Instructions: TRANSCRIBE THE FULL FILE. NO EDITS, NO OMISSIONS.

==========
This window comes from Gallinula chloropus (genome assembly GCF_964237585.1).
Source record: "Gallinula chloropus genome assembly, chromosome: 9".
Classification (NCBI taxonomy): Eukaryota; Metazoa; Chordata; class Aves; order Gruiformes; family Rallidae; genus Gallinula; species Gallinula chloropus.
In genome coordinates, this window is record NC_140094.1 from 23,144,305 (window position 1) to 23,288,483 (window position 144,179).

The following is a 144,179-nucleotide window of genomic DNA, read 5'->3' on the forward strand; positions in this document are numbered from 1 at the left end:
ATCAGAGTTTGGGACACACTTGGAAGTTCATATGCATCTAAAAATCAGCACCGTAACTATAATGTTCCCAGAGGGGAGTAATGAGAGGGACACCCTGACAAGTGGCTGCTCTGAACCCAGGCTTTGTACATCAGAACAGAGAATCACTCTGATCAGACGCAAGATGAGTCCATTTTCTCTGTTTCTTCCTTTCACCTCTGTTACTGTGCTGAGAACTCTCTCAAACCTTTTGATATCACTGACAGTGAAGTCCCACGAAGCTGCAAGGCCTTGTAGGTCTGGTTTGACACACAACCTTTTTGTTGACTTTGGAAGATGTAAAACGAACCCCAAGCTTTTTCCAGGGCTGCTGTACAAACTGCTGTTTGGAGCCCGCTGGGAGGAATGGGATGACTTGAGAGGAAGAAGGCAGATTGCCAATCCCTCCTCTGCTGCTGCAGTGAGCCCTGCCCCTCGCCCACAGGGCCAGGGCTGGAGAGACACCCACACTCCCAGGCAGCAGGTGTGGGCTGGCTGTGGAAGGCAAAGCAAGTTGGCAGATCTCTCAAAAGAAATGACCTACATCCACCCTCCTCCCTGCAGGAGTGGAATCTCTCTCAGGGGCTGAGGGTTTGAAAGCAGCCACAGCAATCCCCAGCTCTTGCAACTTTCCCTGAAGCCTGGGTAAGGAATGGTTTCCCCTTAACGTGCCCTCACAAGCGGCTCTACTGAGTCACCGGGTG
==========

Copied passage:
This window comes from Gallinula chloropus (genome assembly GCF_964237585.1).
Source record: "Gallinula chloropus genome assembly, chromosome: 9".
Classification (NCBI taxonomy): Eukaryota; Metazoa; Chordata; class Aves; order Gruiformes; family Rallidae; genus Gallinula; species Gallinula chloropus.
In genome coordinates, this window is record NC_140094.1 from 23,144,305 (window position 1) to 23,288,483 (window position 144,179).

The following is a 144,179-nucleotide window of genomic DNA, read 5'->3' on the forward strand; positions in this document are numbered from 1 at the left end:
ATCAGAGTTTGGGACACACTTGGAAGTTCATATGCATCTAAAAATCAGCACCGTAACTATAATGTTCCCAGAGGGGAGTAATGAGAGGGACACCCTGACAAGTGGCTGCTCTGAACCCAGGCTTTGTACATCAGAACAGAGAATCACTCTGATCAGACGCAAGATGAGTCCATTTTCTCTGTTTCTTCCTTTCACCTCTGTTACTGTGCTGAGAACTCTCTCAAACCTTTTGATATCACTGACAGTGAAGTCCCACGAAGCTGCAAGGCCTTGTAGGTCTGGTTTGACACACAACCTTTTTGTTGACTTTGGAAGATGTAAAACGAACCCCAAGCTTTTTCCAGGGCTGCTGTACAAACTGCTGTTTGGAGCCCGCTGGGAGGAATGGGATGACTTGAGAGGAAGAAGGCAGATTGCCAATCCCTCCTCTGCTGCTGCAGTGAGCCCTGCCCCTCGCCCACAGGGCCAGGGCTGGAGAGACACCCACACTCCCAGGCAGCAGGTGTGGGCTGGCTGTGGAAGGCAAAGCAAGTTGGCAGATCTCTCAAAAGAAATGACCTACATCCACCCTCCTCCCTGCAGGAGTGGAATCTCTCTCAGGGGCTGAGGGTTTGAAAGCAGCCACAGCAATCCCCAGCTCTTGCAACTTTCCCTGAAGCCTGGGTAAGGAATGGTTTCCCCTTAACGTGCCCTCACAAGCGGCTCTACTGAGTCACCGGGTG